So each introduction of a new individual from popuation B into population A is associated with a 2s probability of fixation of allele Z2 against the genetic background of population A

. The probability of extinction is 1 - 2s, so, let's use a selection coefficient of 0.01, 1%. That means: - 1 introduction of a Z2 allele into the population, A, which is fixed for Z1, has a 98% chance of maintaining Z1 as fixed. - The introduction of the new allele and its subsequent extinction can be considered an independent "event" from other introductions and extinctions - Assuming independence, what the chances of 10 straight events resulting in extinction? I put it this way because biologically once Z2 is fixed, subsequent Z2 introductions are irrelevant genetically. The question I'm asking is, what is the chance that even after 10 introductions Z2 disappears from the population? Since they are independent events you simply multiply out like so: (1 - 2*0.01)^10 ~ 82% chance of extinction. Compare this to the first example with a neutral allele: there was a 99% chance of extinction! The introduction of even a moderate selection coefficient of 1% increased the chance of fixation by over an order of magnitude. If I increase the selection coefficient to 10%, there is only a 10% chance of extinction of Z2 after each and every introduction. Now, the model above is simplified, but I wanted to mainly get across the logic: loci subject to selection have different evolutionary dynamics than those subject to neutral processes, and, one can not infer across these two situations as if all things are equal. In the second situation, what if the selection coefficient of the minority allele is 10%? It is highly likely that it will "jump" and fix in the new population, but, that does not mean that the genetic background is any different, one can not infer from one locus to the whole genome. Of course, one assumes that there will be linkage disequilibrium around the locus of selection, but over time recombination will break apart genetic correlations across loci and selected locus will have had a very different evolutionary history than the other modal loci within the population. In short:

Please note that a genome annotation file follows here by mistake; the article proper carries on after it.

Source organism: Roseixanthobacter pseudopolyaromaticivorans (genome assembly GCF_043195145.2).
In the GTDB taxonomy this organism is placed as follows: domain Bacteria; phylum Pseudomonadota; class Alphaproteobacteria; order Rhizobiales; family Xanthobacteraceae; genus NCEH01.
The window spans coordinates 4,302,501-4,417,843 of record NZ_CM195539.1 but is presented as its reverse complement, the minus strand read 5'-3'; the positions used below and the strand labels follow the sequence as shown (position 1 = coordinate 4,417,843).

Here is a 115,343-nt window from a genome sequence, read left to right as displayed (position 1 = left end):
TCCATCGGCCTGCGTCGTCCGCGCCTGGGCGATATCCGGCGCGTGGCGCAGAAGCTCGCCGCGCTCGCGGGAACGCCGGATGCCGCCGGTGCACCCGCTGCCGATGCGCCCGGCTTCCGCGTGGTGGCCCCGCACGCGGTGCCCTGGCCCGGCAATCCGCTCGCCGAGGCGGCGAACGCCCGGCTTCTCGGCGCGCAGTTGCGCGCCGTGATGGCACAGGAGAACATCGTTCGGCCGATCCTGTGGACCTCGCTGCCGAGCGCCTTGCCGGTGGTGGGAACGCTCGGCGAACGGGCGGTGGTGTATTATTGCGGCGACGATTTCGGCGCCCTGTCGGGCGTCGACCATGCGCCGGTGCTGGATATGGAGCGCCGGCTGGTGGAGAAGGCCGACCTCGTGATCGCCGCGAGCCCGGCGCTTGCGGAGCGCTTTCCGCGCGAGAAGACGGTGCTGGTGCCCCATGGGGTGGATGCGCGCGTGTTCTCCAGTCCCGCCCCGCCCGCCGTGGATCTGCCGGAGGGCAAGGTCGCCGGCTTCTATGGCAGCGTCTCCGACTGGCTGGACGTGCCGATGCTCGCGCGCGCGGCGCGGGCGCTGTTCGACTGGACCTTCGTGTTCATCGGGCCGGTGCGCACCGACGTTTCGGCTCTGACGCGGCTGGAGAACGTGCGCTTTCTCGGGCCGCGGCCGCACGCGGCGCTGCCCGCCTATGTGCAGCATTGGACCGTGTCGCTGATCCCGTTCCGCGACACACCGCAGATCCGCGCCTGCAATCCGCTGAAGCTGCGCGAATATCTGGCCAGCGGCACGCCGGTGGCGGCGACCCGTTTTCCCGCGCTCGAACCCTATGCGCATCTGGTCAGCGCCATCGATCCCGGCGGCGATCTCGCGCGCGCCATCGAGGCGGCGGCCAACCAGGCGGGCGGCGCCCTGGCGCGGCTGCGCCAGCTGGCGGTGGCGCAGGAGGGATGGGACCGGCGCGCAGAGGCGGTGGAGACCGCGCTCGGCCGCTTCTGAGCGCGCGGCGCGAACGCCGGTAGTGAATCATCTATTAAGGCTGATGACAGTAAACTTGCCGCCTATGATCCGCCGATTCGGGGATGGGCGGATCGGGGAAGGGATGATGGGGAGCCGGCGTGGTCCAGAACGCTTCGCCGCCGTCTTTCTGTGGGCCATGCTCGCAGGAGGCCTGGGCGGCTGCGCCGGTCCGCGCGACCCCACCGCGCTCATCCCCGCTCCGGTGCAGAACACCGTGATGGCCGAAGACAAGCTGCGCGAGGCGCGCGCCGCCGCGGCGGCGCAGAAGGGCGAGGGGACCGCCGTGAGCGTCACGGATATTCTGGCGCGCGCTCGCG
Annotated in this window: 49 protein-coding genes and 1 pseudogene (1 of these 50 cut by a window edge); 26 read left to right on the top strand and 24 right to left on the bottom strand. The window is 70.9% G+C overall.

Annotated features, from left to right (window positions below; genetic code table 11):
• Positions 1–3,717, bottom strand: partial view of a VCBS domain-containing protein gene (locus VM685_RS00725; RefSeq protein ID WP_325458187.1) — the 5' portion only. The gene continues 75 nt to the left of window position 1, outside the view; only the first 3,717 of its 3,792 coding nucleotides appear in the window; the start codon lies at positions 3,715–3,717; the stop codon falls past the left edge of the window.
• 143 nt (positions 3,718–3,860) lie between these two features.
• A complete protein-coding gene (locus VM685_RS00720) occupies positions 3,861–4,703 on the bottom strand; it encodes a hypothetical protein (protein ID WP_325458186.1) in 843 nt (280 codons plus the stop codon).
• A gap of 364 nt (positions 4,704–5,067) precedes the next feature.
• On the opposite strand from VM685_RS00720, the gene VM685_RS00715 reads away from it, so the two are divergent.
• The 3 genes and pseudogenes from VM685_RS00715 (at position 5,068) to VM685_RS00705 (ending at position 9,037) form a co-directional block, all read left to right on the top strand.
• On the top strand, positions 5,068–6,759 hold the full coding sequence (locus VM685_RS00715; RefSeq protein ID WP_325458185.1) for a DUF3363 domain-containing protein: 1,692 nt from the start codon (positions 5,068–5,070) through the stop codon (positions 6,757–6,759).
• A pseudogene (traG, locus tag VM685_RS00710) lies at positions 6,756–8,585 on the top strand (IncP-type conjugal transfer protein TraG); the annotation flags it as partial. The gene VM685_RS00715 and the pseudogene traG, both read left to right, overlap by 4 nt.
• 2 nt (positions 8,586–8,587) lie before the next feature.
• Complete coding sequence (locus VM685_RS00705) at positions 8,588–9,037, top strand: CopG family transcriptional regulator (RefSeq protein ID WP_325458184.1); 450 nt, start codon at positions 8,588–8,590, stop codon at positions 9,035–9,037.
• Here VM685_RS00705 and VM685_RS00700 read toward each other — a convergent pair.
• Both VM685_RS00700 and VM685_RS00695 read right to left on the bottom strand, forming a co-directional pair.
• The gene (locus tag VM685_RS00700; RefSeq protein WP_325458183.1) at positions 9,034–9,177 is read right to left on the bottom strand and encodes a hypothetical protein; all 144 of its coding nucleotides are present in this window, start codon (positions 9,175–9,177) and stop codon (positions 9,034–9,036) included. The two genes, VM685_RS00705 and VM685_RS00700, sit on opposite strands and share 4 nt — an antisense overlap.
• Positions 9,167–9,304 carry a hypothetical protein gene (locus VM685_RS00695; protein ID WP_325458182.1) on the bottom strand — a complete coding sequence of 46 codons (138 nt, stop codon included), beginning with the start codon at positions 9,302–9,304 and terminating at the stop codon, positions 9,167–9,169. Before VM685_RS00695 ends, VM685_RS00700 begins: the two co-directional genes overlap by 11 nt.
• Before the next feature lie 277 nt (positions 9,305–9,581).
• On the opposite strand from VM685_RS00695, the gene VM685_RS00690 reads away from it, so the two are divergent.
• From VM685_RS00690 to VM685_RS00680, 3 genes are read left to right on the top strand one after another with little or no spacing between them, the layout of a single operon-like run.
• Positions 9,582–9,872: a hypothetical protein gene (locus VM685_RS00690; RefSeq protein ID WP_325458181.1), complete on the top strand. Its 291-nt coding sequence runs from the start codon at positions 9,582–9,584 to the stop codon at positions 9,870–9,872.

Neandertal introgression is less a story of evolutionary demographics than it is one of evolutionary genetics

. The demographic, sociological and cultural impact of Neandertals and other archaics might have been trivial and of little note, but their evolutionary genetic impact could still remain enormous because of the winds of selection.